Nach einem Treffen in Singapur am 18. August 2014 sprach Dr. Rainer Zitelmann mit dem legendären Investor Jim Rogers über den Euro, die wirtschaftliche Lage der USA und die Situation der asiatischen REITs.
In your latest book, “Street Smarts,” you paint a highly critical picture of the economic and political future of the United States, and a very favorable picture of Asia. Europe is somewhat sidelined in your analysis, making it all the more interesting to ask: What is your take on to the future of Europe’s single currency, the Euro, and on the economic prospects of Europe, specifically of Germany?
First of all, the world needs something like the Euro to compete with the US Dollar, because the US Dollar is a very flawed currency. It has somewhat like always a monopoly. It is not a very sound currency anymore. So we need something, and the Euro would be perfect. The Euro is a great concept. Unfortunately the execution of the Euro is not so good. They’re lending to people that are using phony accounting, phony bookkeeping, who do not abide by the Maastricht treaty. So they have let in some people who don’t do their accounts
I suspect the Euro would survive, but it will not survive the way we know it now. Some people could leave, others could enter, the Euro will survive, at least for a while, but the world needs the Euro.
Germany is in better shape than many other places like Japan or the US. But Germany, too, is running up bigger debts than it should. Now Germany has got a stronger balance sheet situation, to where it can get away with it for a while. But Germany has got a lot of weak neighbors. They keep finding new neighbors and letting people into the common market, which helps. Germany is in better shape than most of the countries. But even Germany is going to have its own problems further down the line because of its debts and its weak neighbors.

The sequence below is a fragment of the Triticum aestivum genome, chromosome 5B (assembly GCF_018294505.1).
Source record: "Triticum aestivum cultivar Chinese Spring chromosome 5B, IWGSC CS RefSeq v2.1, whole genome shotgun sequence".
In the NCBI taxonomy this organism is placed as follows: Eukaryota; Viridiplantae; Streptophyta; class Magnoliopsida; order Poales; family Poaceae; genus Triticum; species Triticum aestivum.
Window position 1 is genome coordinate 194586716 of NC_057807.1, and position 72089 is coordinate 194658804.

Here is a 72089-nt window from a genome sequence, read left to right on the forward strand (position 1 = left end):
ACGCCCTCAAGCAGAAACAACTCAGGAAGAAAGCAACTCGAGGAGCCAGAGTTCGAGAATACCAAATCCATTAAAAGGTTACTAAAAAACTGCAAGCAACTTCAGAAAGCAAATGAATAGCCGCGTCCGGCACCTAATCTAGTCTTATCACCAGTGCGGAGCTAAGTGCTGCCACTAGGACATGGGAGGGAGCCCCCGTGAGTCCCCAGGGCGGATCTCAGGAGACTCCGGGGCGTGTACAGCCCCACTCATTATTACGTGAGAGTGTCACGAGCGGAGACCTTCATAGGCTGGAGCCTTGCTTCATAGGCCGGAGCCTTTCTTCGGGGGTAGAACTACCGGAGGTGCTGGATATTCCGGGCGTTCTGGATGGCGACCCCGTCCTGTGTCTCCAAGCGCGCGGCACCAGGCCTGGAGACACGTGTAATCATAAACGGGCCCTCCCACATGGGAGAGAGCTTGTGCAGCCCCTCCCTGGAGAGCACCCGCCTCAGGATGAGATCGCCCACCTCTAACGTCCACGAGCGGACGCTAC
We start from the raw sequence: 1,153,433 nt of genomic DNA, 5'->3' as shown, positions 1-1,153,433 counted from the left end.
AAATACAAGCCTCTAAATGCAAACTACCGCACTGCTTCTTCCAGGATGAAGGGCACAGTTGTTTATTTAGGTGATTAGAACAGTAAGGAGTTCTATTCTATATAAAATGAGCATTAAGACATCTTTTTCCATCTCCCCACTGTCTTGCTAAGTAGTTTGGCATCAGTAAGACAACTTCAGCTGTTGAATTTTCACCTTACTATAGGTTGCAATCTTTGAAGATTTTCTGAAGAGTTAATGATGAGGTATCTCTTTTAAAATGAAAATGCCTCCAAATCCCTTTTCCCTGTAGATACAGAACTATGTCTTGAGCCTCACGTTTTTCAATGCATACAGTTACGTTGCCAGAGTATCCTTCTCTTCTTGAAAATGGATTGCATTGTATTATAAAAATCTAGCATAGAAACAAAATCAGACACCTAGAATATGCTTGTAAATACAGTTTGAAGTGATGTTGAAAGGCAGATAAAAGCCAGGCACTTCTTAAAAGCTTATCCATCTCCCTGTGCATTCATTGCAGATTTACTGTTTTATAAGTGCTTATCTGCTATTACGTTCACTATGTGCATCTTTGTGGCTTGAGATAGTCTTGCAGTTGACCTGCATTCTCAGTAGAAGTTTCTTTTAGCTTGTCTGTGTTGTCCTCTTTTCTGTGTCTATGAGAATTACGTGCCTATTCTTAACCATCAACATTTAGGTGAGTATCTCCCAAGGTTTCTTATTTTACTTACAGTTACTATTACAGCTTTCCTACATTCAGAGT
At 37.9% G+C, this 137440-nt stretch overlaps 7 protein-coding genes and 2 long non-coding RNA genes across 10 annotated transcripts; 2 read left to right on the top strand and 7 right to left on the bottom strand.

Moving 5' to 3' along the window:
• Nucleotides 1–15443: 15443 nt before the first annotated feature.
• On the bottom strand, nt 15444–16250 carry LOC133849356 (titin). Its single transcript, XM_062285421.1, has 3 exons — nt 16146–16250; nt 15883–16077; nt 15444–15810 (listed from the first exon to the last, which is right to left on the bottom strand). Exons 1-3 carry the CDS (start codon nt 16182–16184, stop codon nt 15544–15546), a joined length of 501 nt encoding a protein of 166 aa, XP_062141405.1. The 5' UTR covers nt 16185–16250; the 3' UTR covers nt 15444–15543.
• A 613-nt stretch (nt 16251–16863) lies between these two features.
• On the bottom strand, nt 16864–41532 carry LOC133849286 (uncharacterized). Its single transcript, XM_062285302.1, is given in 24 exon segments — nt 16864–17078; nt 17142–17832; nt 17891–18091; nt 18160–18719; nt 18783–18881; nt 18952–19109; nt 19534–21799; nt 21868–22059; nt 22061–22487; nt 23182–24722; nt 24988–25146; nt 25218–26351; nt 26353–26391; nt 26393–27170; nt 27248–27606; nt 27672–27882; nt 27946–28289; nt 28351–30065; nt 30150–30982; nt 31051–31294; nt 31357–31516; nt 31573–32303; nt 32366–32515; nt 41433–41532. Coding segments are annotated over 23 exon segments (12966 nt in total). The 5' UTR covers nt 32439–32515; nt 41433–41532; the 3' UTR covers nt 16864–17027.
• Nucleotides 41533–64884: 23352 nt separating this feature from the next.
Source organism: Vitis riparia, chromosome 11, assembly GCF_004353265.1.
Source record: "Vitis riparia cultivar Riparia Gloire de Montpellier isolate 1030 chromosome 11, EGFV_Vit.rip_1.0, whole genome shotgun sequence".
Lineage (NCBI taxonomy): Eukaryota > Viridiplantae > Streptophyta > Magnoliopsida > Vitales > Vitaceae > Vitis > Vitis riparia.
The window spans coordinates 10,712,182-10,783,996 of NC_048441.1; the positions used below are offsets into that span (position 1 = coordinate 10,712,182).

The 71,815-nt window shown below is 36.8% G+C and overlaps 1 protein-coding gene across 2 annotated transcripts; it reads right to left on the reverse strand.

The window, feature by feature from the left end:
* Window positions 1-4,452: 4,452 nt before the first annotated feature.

Notwithstanding the critical view you take of the United States in your book: The United States shows unambiguously positive demographic growth, unlike Germany and other countries in Europe. The number of patents registered in the United States is substantially higher than in Asia. The major IT and Internet companies hail mainly from the United States, prime examples being Google and Apple. At the same time, the United States remain a country rich in commodities, and the fracking technology is likely to lower energy prices and roll back US dependence on foreign oil. Are you perhaps taking too bleak a view of America’s future?
Maybe I’m taking too bleak a view: We’ll find out! But still, the US does have gigantic international debt, and does have gigantic internal debt, and that is not being solved. I don’t see how fracking is going to solve our problems, especially if there are potentially environmental problems with fracking. But let’s say they’re not. The situation with fracking is that while it has been great for a while, they will find that their oil wealth is short-lived. If you look at the number of oil wells, you’ll find that the number of drilling rigs drilling for gas has already declined by 75%. These wells are of short lived. It doesn’t appear that fracking is going to solve America’s and much less the world’s problems, not anytime soon, because the wells don’t last very long, and it is not the sort of economics we thought it would be once upon a time. Now, oil prices might get a lot higher, and then, of course, fracking becomes more and more economically attractive. We’ll open up other countries with fracking, and optimally the price of oil will pick up worldwide. That is actually going to work: it’s how bringing down the financial debt with fracking would actually work. But that is a long way away.